BY DONNA WESTFALL
Ever heard of it? Hope you never do.
Not until Karen Black died of ampullary cancer on August 8, 2013 did it make an impact.
Ampullary carcinoma is a life-threatening cancer that forms in a body part called the ampulla of Vater. Sounds science fictiony. It’s not. It’s very real. It’s very deadly.
Karen Black. Actress best known for her roles opposite Dennis Hopper and Peter Fonda in 1969’s “Easy Rider”, and the 1970 movie, “Five Easy Pieces” with Jack Nicholson. To her credit, over the length of her career she appeared in over 100 movies which is quite a feat in today’s movie making market.
An even bigger feat was battling and winning remission from ampullary cancer in 2003. This type of cancer attacks the ampulla of Vater which is a small opening that enters into the first portion of the small intestine, known as the duodenum. The ampulla of Vater is the spot where the pancreatic and bile ducts release their secretions into the intestines.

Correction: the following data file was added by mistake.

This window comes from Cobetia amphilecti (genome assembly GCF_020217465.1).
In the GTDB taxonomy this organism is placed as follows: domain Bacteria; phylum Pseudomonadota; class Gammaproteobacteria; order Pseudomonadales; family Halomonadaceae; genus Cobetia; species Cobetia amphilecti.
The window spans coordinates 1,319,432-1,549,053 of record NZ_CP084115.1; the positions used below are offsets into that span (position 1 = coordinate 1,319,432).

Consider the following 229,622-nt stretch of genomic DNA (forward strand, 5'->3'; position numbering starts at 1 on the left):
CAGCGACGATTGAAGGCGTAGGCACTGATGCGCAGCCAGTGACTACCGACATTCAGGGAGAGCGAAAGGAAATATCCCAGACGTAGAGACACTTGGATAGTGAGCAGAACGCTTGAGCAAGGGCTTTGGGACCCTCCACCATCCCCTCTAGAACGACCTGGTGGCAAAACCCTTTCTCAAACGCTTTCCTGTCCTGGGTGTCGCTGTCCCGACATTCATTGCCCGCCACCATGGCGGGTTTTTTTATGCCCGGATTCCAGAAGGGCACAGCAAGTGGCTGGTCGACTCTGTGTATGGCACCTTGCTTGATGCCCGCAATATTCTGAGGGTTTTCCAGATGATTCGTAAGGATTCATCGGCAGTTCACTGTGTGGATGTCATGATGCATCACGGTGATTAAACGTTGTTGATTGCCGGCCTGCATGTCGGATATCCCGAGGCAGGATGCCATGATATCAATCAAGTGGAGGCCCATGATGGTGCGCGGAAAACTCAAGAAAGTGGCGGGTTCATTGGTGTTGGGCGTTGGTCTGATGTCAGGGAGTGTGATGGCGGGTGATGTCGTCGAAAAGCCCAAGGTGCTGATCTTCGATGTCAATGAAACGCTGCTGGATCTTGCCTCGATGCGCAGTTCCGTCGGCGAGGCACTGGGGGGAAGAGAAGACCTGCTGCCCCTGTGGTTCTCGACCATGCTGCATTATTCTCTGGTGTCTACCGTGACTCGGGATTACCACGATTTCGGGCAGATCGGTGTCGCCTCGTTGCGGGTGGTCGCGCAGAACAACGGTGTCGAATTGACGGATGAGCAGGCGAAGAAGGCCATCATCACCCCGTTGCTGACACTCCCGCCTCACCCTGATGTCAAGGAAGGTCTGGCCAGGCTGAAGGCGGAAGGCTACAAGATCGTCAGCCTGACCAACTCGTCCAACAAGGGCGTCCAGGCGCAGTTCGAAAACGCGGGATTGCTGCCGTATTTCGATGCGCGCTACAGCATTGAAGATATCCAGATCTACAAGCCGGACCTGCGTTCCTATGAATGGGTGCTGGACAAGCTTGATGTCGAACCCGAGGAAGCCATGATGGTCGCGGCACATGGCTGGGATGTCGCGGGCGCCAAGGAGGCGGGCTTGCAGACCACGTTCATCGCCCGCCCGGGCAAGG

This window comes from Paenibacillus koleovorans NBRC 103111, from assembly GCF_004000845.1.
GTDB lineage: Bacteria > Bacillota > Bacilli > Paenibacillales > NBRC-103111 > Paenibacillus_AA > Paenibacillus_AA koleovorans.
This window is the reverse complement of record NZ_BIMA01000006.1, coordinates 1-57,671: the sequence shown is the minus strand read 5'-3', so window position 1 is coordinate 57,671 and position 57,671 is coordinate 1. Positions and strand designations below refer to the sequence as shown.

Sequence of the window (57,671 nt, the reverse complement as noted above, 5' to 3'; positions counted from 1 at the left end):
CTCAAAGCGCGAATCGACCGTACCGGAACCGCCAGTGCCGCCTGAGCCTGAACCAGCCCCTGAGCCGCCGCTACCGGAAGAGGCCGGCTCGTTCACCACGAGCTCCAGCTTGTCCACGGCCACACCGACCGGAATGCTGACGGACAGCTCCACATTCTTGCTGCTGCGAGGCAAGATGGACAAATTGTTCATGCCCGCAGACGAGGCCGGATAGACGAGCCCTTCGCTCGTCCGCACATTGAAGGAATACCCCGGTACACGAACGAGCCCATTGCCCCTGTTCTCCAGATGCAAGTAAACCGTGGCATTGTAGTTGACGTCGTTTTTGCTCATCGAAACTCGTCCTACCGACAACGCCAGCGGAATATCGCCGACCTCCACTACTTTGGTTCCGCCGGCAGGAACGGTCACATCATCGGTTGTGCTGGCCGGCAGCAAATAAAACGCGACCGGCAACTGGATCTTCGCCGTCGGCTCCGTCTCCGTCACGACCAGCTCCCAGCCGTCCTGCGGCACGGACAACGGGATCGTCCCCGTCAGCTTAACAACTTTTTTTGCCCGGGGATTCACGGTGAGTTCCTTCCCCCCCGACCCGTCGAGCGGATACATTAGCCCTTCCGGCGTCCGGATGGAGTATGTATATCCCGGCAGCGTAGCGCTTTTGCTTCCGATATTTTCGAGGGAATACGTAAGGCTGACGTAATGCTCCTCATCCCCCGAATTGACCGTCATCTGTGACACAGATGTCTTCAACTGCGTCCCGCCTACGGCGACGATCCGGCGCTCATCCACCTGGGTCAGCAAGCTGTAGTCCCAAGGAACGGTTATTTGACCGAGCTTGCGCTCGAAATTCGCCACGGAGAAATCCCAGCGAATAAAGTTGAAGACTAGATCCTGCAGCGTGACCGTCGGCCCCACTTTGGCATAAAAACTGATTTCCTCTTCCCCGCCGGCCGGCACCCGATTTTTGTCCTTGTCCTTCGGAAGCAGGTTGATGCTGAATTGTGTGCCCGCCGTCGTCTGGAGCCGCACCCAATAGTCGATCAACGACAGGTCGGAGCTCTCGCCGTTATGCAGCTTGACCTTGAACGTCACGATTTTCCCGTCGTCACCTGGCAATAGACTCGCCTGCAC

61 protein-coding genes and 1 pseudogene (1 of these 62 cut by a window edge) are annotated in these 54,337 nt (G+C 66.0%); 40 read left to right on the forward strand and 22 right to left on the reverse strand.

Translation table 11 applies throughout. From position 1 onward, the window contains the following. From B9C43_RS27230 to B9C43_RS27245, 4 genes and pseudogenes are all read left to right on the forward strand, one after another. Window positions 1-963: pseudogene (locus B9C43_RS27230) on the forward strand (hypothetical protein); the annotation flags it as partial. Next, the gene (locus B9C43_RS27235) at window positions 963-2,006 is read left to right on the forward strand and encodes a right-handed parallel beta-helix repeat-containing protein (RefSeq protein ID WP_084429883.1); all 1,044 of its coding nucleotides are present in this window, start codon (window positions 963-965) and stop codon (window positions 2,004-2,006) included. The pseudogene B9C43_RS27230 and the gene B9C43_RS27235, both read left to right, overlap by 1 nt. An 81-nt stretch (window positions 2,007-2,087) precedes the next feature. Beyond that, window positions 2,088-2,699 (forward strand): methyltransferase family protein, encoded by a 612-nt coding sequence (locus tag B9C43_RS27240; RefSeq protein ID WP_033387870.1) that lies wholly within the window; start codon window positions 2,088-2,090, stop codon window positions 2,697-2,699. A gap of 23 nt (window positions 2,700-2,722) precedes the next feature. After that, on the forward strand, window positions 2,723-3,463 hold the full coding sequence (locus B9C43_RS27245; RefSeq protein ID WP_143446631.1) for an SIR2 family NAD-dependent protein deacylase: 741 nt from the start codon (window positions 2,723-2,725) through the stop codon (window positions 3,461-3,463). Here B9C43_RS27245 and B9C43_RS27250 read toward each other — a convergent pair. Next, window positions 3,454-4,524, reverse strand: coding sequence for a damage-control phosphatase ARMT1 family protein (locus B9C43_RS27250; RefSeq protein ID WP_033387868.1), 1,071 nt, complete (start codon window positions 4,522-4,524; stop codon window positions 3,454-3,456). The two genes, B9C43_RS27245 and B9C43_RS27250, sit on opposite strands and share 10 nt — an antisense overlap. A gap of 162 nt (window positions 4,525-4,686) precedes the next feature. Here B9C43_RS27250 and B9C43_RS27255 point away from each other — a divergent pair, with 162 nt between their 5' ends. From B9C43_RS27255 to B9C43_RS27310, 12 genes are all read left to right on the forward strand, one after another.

Multiple surgeries, chemo and radiation have been the standard fare for medical science combating this disease. Jaundice is often the first telling sign of trouble because blockage of drainage of bile into the duodenum leads to the development of jaundice. Sometimes more benign surgeries can be done endoscopically. But if that doesn’t work, a more intrusive surgery called the Whipple would then be done.
One very important thing in surviving this type of cancer is early detection and proper treatment.
Jack Andraka, a fifteen year old freshman in high school, developed a paper sensor that could detect pancreatic, ovarian and lung cancer in five minutes for as little as 3 cents. He conducted his research at Johns Hopkins University.
Read more at http://globaleconomicanalysis.blogspot.com/2013/03/15-year-old-kid-develops-foolproof-test.html#Tj6xKCBr40XQ4Ikm.99